A French-speaking lady left a high-speed, 10 second voice message on my cell phone. I have spent the last 15 minutes trying to decipher it. I have replayed it at least 10 times and I may need to repeat it a few more. I could ask a native French speaker to listen to it and help me. But I won’t. No, I’ve decided. I want to do this myself. After a year of language lessons, I should know what’s potting in a short voice message and I must translate it on my own, even if it takes a couple of hundred replays. Besides, the last time I asked my boss to help me decipher a phone message, it was from a recruiter, asking if I was still looking for a new job and could I send over my CV. It was a bit awkward.
I have more or less understood the gist of the message but the problem is figuring out how to call this lady back. She left a telephone number and that is the challenge. The French numbering system is so complicated. Beyond 70, numbers are broken down into parts and this demands rapid mental arithmetic. The French must be very clever people.
For example, 70 is soixante-dix which is translated as sixty ten. 98 is quatre-vingt-dix-huit which is a mouthful and is four, twenty, ten, eight (98 = 4 X 20 plus 10 plus 8). The French stick to this long-winded route but the Swiss and Belgians have simplified matters and will say that 98 is nonante-huit which is translated as ninety eight, like English. That doesn’t help me because I live so close to the French border and so I must know both systems.
When people leave phone numbers, they tend to group the digits into groups of two. They do not say, ‘Call me back on 3-2-2-6-7-8-9-1.’ I could cope with that. Instead they say, ‘Call me back on 32-26-78-91’. When they say the 78, I am not sure if they mean the number 78 (as in 2 digits in the phone number) or 60 and then 18, which would be 4 digits of the phone number. It could be either. That is why I must listen to messages what feels like 1,000 times.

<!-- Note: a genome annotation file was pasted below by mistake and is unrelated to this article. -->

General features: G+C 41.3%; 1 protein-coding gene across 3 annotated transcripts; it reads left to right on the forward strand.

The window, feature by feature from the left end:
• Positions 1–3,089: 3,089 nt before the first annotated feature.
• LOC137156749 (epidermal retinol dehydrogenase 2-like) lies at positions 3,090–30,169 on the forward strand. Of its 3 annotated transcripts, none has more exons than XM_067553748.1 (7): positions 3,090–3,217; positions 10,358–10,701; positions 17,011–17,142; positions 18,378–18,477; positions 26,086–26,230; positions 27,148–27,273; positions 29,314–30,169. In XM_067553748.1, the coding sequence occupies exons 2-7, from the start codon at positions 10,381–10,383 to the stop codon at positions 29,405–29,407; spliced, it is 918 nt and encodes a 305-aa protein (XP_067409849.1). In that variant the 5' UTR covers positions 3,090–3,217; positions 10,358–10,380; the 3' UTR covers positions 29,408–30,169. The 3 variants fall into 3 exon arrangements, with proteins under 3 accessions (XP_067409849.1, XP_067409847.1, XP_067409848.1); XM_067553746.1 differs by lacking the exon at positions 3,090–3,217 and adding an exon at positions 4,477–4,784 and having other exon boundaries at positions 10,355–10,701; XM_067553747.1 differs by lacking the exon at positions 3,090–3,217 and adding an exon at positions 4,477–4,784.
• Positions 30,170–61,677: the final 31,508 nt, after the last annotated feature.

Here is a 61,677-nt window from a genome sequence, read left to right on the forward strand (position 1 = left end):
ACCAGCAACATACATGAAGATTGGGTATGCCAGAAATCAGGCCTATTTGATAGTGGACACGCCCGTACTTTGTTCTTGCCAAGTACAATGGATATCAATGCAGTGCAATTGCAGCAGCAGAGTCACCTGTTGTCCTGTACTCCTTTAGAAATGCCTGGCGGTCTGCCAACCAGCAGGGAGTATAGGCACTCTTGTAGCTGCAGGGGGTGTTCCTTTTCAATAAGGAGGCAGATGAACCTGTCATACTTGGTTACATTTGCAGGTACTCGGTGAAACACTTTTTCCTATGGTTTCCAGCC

My French has improved over the past year. I have my good days and bad days but I can get my point across albeit with a lot of flapping around. Hallelujah! Breakthrough! So what if I look like a highly-strung, ruffled bird when I speak!
I take two different buses to get home every afternoon. The other day, I hopped on the first bus outside my office and, when I sat down, I realized that the driver gave me the wrong ticket which meant I could not transfer to my second bus and get all the way home.
The bus started moving and I waddled to the front, taking my fat 7 month belly with me. For the rest of the journey, the driver and I discussed my ticket while the bus rocked back and forth like a ship on a stormy sea. I couldn’t hold on to anything because I needed my two hands for communication so I spread my legs apart and squatted into a ballet plié for optimum balance while I talked to him in his glass driving booth. I explained my predicament. He said I had the right ticket, I said I had the wrong ticket. I said he made a mistake, he said I made a mistake. He didn’t understand. ‘How can I make this man get my point?’ I thought. So, I spoke louder. On and on it went.
The other passengers clutched their handbags and briefcases on their laps and watched as if I was providing entertainment from the front. Surely they could see my distress? No one bothered to help me. One thing I’ve noticed about the Swiss is that they generally don’t give a hoot about pregnant people on public transport.
When we stopped at the station, everyone got off the bus while I stayed behind and breathlessly explained that I needed a new, different ticket and I was not prepared to pay more for it. I was just about to unleash my final French negotiation tool (tears) when the driver finally reprinted my ticket – the correct one – and I skipped off with glee. I can’t describe the elation I feel every time I conquer a French challenge like that. And the best part was that I did it all on my own, with no help from anyone. I felt like the Little Red Hen. In my head I sung that war cry from school days ‘V-I-C. V-I-C-T-O-R-Y. Victory victory is my cry. V-I-C-T-O-R-Y.’
But, as I have said many times before, I can’t get a big head. French won’t allow it. I have now finished my Wednesday evening language classes which were run by the local supermarket. They were brilliant. My Italian teacher was a great French instructor. I was so sad that the lessons were over and saying goodbye to my teacher made me a little tearful. At the end of the final class, I said (in French), ‘Rita, I loved these classes and I am so upset the lessons are finished. I feel as if I want to rain’.
You see, just when I start to fancy myself and think, ‘Julie my girl, you are the bomb’, then I say something whacked and off-the-wall and I realize I still have a lot to learn.